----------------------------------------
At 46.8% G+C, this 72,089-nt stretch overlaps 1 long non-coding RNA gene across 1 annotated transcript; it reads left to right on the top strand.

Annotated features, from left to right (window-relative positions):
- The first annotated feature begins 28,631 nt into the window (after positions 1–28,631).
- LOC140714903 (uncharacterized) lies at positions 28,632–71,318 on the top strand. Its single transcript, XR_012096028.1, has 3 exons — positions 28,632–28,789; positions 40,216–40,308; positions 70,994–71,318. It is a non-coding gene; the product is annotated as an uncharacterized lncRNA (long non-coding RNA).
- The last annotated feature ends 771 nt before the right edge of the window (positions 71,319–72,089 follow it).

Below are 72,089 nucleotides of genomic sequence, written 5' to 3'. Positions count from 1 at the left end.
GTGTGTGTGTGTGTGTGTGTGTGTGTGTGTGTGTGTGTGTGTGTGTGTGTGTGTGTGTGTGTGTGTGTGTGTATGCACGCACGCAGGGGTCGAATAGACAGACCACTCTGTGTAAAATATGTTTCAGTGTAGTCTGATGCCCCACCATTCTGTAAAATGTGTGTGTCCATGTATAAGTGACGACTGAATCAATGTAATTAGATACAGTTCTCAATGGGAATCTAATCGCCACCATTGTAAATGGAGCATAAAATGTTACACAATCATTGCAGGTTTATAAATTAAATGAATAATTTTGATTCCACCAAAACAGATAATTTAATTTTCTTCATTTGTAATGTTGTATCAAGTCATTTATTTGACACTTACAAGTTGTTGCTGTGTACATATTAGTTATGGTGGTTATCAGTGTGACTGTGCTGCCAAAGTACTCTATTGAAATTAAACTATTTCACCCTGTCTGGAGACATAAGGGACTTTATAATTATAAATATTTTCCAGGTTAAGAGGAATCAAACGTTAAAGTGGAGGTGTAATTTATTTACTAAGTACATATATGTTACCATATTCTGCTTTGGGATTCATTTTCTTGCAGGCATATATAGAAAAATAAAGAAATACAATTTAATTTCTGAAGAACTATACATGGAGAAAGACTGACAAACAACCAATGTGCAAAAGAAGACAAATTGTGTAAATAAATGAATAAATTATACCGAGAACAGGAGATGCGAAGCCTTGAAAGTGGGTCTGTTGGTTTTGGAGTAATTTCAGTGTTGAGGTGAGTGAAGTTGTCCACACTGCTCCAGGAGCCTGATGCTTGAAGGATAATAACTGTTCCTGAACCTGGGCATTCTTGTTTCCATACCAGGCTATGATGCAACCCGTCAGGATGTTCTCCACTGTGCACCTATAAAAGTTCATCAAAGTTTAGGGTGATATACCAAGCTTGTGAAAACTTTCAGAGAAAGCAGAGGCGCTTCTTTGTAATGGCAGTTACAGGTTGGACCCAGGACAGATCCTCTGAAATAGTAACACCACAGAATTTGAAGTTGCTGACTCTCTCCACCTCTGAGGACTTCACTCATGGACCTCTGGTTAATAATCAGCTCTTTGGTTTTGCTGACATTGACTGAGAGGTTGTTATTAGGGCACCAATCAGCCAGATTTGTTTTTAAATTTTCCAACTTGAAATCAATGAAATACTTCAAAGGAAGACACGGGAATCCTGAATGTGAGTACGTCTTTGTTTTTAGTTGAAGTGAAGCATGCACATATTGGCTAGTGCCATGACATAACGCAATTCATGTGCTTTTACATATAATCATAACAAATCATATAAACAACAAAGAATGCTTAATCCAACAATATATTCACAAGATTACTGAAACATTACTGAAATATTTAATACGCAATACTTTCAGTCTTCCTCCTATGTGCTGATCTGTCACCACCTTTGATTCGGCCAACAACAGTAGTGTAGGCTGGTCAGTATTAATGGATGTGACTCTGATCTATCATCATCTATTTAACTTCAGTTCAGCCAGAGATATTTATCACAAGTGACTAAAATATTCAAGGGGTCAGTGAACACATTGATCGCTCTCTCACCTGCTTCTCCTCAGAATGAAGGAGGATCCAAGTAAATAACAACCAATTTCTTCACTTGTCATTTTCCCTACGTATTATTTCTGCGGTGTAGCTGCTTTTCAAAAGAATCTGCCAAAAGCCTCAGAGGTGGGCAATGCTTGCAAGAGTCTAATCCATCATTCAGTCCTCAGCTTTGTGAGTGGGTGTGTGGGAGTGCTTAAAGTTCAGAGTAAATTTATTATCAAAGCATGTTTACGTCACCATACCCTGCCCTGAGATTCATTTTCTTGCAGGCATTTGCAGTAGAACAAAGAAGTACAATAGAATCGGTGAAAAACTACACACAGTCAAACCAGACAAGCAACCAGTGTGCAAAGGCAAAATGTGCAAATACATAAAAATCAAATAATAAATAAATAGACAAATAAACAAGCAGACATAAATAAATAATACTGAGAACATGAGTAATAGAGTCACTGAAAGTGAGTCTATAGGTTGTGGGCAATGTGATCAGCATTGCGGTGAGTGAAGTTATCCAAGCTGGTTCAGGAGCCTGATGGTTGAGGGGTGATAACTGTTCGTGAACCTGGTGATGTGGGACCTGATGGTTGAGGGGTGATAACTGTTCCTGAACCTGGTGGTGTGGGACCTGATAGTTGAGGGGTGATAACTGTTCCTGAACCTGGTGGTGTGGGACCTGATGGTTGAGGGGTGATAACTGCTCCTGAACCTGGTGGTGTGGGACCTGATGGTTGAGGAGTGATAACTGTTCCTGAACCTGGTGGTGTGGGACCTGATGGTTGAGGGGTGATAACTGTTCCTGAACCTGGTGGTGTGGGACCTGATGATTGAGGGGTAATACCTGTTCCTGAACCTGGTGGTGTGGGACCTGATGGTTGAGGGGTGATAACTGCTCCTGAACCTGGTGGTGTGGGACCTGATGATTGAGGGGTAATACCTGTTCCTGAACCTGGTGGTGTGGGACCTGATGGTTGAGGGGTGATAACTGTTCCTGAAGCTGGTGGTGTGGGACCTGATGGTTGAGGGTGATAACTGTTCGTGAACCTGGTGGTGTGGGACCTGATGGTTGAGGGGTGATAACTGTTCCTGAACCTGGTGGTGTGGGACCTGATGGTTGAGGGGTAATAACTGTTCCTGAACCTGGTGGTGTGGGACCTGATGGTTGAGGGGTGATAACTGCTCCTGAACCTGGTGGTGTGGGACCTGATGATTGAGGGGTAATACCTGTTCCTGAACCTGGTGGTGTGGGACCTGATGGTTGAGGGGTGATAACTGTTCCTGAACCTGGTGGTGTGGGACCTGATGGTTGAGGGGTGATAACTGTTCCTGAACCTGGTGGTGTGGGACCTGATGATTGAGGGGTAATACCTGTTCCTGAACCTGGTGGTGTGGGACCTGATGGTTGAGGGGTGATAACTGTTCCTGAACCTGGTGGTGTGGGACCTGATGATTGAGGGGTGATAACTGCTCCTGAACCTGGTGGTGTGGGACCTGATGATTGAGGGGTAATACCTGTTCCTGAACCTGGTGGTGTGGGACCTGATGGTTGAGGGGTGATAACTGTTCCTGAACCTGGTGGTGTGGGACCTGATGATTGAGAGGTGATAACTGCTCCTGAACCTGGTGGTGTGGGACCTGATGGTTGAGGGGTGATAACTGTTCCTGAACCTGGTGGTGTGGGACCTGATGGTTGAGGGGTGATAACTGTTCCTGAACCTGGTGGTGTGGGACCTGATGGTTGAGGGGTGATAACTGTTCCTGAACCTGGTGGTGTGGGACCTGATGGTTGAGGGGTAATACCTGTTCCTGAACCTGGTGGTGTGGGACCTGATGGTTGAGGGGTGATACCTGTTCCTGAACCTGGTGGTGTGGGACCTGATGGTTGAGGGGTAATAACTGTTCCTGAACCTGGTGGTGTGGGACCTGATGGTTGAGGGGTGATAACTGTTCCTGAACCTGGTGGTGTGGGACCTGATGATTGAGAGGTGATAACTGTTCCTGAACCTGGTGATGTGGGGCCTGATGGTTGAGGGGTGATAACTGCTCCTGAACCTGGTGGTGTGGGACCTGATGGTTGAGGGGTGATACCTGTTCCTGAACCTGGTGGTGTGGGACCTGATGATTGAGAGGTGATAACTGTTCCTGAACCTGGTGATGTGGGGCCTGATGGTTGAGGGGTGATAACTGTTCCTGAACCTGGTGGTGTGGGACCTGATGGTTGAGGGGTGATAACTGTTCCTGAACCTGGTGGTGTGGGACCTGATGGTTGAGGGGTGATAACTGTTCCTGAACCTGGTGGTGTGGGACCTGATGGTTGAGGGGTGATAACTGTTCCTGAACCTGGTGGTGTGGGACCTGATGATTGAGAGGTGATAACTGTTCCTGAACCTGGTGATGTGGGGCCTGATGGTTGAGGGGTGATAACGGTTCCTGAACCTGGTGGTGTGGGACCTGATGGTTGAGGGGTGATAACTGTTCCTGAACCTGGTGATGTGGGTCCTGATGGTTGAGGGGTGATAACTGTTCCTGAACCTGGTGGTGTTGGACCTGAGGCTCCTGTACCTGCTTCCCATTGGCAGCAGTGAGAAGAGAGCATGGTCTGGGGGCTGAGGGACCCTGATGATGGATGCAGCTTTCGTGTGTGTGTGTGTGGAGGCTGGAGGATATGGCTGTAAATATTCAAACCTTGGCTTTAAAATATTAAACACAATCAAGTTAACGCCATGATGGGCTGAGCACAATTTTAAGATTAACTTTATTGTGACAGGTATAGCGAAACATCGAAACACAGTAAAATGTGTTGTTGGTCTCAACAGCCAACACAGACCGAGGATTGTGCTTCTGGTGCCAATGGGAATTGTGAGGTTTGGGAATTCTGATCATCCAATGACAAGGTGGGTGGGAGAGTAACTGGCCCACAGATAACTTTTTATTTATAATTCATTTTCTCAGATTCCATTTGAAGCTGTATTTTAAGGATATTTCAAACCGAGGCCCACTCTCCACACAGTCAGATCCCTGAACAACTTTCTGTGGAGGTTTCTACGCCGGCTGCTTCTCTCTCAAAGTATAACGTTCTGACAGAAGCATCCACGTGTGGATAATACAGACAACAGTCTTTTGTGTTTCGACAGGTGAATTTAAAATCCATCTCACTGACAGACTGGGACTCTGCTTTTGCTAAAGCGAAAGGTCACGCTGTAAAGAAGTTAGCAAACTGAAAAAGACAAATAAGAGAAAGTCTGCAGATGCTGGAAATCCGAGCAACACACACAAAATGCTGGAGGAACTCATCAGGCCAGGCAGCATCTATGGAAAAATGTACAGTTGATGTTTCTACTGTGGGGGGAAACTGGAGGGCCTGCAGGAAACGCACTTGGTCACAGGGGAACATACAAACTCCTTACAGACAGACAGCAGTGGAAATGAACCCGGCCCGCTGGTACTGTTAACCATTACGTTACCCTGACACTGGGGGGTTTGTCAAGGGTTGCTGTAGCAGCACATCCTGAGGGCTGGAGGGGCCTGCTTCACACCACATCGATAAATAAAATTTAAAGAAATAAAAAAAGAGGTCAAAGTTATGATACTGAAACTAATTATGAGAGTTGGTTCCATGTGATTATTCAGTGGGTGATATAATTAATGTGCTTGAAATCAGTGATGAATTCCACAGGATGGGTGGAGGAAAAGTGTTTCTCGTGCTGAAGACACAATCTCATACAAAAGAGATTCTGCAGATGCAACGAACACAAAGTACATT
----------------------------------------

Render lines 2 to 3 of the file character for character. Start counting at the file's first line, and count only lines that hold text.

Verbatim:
Annotated features, from left to right (window-relative positions):
- The first annotated feature begins 28,631 nt into the window (after positions 1–28,631).